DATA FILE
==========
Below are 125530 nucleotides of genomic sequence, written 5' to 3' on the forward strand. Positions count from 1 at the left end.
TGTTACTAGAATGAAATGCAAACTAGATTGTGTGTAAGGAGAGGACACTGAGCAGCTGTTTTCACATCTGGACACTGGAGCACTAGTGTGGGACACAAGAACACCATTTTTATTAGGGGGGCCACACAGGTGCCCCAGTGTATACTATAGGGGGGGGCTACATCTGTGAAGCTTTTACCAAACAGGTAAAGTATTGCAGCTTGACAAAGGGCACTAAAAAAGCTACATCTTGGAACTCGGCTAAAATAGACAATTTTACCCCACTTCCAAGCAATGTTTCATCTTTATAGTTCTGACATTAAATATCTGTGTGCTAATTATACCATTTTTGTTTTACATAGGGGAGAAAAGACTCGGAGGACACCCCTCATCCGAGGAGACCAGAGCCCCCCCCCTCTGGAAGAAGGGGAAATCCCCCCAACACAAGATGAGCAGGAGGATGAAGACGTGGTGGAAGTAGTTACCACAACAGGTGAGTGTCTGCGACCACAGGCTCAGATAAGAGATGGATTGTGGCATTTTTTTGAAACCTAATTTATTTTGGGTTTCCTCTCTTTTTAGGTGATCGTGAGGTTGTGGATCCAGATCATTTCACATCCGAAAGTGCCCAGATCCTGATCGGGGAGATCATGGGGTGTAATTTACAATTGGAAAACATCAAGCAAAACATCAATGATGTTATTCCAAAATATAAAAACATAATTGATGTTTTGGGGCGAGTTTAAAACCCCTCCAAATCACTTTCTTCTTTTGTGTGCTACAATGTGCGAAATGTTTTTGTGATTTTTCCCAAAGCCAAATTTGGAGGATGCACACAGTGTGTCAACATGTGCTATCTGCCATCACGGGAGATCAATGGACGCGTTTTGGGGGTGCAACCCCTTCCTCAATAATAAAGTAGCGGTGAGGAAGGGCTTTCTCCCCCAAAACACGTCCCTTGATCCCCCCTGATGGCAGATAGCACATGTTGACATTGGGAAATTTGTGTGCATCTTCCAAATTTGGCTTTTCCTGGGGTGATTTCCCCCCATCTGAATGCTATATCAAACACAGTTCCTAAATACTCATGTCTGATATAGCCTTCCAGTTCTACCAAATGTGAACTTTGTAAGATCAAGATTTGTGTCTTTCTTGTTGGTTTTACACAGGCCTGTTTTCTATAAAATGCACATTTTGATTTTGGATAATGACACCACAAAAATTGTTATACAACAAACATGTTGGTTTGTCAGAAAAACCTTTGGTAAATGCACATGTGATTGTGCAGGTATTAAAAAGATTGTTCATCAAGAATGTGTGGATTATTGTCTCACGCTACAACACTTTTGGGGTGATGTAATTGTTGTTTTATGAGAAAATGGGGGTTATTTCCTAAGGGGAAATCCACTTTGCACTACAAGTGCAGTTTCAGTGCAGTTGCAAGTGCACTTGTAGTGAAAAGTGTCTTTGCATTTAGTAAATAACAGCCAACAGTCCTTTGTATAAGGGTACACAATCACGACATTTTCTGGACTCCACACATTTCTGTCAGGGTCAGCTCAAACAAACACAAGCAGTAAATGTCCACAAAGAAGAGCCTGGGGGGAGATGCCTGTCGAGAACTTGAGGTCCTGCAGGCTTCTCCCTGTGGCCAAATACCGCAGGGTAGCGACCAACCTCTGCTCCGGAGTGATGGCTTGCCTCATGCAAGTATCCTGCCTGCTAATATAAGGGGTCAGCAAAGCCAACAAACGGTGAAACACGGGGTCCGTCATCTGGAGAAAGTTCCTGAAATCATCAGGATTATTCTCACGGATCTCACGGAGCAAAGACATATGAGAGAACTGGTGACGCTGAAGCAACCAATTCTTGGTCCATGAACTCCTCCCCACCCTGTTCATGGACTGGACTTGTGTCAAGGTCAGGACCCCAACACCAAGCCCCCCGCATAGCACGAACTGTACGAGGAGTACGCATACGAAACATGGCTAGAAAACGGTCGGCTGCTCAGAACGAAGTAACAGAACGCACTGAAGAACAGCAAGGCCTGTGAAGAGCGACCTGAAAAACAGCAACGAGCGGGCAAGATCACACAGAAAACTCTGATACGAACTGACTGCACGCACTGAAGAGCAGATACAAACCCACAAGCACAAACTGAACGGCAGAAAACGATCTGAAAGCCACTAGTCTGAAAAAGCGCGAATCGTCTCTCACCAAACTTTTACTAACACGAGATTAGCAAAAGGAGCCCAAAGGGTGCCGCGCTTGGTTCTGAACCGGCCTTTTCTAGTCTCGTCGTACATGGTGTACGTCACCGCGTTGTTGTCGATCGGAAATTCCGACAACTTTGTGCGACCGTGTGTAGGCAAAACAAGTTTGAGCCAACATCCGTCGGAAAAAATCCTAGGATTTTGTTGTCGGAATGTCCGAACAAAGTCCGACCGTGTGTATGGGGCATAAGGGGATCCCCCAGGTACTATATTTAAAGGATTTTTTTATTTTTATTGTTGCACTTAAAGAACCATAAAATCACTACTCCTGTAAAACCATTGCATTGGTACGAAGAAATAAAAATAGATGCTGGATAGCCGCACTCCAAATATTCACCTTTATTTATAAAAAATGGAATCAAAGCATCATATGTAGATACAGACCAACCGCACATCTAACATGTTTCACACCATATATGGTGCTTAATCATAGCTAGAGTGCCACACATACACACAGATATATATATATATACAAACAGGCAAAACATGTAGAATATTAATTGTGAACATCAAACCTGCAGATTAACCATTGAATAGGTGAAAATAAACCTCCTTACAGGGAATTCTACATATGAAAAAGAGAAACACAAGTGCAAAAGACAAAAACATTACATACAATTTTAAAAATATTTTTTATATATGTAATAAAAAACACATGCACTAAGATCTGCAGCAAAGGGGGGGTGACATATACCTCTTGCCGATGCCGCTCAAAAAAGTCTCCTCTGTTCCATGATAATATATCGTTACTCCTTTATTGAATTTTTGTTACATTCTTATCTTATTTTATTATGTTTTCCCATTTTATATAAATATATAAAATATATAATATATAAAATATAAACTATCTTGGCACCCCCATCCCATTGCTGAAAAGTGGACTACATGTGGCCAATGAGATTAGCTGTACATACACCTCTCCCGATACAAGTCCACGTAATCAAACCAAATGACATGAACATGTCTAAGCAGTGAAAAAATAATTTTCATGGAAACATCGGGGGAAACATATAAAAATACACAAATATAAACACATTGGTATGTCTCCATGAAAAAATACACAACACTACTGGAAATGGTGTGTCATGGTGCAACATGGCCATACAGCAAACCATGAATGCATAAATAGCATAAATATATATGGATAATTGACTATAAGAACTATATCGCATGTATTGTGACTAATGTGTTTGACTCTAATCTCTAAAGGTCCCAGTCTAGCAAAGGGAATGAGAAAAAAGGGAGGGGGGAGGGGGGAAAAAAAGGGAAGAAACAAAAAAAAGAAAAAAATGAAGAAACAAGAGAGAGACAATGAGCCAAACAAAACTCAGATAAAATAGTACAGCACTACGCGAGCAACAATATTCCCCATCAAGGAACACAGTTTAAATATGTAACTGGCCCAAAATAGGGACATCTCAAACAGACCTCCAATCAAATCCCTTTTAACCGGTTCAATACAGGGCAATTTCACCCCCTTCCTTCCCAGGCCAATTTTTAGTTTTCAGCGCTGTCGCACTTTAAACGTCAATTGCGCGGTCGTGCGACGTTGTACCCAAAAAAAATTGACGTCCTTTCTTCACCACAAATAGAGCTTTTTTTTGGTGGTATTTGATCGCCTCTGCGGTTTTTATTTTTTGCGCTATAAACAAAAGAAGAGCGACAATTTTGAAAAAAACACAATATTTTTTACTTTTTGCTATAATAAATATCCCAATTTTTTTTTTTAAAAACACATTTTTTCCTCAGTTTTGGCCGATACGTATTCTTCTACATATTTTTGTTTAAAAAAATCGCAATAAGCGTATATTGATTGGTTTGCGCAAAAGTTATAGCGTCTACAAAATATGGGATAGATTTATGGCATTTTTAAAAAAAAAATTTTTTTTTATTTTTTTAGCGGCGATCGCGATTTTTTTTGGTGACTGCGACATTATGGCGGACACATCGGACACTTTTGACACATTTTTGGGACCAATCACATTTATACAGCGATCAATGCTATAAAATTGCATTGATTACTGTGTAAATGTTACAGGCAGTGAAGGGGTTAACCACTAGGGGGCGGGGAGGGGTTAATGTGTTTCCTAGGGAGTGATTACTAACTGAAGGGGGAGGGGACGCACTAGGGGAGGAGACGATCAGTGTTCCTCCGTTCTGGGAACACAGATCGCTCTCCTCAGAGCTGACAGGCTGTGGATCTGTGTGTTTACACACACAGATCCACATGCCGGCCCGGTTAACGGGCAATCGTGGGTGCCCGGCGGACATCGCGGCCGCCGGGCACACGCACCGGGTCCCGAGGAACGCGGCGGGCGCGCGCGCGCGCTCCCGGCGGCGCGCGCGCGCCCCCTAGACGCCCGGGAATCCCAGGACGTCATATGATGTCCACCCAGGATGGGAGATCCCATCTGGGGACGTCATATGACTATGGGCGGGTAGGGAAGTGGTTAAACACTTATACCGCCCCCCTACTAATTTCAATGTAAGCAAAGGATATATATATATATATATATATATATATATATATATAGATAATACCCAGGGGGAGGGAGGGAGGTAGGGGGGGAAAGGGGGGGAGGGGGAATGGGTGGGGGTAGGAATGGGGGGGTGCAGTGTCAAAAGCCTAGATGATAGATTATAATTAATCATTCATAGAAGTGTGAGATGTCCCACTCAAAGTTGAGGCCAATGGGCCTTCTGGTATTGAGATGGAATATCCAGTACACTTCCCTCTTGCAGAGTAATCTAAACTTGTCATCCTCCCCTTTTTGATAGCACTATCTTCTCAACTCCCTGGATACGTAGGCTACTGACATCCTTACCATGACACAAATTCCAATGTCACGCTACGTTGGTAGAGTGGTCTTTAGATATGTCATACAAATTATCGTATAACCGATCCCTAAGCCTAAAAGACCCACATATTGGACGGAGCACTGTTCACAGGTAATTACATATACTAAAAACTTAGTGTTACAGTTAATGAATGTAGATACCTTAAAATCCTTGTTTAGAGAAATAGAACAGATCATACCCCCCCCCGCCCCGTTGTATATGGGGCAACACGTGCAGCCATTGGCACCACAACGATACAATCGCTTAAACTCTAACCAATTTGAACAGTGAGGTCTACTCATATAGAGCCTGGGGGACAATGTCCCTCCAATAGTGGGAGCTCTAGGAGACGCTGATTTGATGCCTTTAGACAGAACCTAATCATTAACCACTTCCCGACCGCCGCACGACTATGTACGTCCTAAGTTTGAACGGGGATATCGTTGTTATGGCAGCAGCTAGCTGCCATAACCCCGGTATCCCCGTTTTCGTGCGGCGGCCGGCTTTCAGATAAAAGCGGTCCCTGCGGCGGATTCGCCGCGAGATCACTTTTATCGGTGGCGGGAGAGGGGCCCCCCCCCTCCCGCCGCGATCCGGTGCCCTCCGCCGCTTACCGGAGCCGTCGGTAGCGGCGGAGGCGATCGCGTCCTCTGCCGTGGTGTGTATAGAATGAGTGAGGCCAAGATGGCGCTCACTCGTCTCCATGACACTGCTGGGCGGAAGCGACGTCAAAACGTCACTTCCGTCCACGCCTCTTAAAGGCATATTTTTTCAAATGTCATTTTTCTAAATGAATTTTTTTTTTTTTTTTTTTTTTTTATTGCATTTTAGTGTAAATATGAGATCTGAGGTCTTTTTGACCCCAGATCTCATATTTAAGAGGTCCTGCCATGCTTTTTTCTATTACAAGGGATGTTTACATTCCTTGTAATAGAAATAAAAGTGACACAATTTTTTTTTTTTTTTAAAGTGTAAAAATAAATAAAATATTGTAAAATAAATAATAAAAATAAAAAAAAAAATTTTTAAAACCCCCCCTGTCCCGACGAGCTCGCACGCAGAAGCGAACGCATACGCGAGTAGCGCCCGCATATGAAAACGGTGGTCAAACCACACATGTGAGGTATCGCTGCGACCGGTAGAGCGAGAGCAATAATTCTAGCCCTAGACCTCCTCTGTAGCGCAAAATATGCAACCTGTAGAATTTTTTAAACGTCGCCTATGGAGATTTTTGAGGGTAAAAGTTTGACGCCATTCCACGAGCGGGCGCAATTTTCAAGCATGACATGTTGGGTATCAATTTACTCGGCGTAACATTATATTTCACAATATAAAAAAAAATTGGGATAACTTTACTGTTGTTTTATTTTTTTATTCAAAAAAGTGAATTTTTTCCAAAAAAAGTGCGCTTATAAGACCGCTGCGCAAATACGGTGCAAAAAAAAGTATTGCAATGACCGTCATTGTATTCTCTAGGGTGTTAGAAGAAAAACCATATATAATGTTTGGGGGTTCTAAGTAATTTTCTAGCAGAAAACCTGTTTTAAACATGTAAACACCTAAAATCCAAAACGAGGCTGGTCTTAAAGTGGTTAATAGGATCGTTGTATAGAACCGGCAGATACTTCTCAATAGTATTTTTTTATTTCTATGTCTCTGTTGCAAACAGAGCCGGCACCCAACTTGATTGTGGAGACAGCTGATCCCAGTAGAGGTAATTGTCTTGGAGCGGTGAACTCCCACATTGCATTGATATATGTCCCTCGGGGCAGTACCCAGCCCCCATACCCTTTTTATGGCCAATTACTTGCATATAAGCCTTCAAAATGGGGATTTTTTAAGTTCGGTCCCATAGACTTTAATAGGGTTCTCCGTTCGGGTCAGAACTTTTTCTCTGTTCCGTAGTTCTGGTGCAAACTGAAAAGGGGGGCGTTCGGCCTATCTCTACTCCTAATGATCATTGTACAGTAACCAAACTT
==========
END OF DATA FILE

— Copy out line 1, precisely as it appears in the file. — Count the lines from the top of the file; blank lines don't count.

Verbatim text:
Below are 125530 nucleotides of genomic sequence, written 5' to 3' on the forward strand. Positions count from 1 at the left end.